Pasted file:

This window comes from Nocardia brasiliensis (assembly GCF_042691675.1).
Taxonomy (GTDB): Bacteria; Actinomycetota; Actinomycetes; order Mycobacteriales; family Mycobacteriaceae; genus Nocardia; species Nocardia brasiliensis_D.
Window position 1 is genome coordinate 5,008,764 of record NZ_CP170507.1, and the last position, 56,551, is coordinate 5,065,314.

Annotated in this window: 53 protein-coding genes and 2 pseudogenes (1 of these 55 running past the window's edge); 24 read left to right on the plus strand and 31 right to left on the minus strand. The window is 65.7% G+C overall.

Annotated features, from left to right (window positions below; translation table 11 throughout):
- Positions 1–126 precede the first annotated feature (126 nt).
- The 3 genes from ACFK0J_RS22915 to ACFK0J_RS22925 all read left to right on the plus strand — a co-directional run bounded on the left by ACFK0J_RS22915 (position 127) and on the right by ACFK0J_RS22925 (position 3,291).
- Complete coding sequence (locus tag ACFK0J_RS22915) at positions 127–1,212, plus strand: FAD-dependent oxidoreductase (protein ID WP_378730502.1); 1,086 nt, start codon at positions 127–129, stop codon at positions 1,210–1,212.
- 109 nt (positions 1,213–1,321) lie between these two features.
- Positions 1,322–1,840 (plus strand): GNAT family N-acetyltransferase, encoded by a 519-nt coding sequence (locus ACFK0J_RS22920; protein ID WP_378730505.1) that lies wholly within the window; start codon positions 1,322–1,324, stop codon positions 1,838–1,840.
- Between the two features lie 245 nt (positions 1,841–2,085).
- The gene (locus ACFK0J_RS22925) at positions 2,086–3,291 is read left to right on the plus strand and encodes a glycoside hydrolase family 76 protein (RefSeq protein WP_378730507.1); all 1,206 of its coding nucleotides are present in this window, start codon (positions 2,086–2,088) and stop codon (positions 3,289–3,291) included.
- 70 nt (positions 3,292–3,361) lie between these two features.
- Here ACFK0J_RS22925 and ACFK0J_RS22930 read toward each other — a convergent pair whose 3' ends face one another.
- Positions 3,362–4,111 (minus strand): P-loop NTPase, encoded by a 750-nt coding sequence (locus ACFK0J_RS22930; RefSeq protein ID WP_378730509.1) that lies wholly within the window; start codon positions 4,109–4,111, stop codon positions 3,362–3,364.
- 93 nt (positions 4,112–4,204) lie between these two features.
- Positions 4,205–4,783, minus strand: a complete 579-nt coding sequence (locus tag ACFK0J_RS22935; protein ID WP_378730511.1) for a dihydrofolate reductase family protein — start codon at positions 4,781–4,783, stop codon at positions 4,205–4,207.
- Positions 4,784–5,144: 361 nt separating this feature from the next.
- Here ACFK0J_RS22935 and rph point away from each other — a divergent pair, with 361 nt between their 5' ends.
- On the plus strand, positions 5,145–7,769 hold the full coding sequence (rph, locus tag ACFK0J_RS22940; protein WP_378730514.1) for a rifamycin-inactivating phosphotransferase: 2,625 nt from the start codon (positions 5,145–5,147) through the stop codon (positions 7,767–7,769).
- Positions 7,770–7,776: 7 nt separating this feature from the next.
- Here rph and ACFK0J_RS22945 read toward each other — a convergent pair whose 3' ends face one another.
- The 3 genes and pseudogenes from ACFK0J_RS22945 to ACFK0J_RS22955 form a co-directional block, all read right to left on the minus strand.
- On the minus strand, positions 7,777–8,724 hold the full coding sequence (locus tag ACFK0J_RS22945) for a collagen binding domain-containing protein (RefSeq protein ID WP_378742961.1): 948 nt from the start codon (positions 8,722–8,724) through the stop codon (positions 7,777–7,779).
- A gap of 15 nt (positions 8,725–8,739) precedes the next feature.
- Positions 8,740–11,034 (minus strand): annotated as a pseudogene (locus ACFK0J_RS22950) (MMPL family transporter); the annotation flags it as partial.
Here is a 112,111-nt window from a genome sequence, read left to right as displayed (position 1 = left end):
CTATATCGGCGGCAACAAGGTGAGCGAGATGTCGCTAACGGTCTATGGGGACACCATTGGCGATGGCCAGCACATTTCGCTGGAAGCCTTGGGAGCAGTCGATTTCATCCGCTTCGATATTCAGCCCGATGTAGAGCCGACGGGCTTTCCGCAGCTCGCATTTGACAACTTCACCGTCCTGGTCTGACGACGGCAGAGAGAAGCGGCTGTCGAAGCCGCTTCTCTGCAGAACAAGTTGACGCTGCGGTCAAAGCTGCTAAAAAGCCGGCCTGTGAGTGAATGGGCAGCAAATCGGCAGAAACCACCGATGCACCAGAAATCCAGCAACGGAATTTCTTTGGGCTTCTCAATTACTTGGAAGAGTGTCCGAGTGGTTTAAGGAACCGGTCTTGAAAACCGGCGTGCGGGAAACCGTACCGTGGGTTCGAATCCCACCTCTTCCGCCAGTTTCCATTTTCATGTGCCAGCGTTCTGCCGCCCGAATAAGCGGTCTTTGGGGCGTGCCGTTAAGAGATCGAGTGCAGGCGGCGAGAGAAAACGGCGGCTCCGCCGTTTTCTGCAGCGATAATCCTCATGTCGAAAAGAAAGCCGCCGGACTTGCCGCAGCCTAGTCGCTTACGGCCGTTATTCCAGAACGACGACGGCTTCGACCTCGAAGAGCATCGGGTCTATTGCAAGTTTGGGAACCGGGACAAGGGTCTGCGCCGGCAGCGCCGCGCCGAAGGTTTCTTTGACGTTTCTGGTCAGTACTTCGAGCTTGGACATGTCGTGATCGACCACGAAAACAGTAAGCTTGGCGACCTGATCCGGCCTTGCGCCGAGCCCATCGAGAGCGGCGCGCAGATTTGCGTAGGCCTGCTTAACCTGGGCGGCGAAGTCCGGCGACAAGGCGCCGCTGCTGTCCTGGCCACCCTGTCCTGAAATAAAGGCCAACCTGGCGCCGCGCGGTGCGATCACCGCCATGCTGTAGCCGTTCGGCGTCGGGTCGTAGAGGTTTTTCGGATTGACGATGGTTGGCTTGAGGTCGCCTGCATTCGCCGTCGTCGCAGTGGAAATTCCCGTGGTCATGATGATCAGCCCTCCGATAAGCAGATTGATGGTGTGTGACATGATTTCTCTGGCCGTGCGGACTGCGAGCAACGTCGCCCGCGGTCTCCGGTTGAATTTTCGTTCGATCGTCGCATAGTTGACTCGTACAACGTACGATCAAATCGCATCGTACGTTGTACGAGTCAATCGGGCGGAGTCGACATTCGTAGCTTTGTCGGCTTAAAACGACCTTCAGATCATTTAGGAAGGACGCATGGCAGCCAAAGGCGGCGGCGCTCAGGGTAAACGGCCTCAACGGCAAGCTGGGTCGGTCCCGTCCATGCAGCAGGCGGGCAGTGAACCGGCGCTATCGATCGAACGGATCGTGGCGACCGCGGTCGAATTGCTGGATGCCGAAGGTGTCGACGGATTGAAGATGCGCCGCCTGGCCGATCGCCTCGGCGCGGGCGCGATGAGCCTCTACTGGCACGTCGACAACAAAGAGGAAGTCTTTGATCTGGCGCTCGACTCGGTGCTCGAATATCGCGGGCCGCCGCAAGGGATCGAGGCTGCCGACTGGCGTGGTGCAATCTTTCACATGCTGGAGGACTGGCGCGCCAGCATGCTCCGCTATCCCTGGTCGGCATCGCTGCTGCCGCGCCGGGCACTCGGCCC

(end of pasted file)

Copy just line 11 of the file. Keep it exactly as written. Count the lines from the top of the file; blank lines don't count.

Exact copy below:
- Between the two features lie 245 nt (positions 1,841–2,085).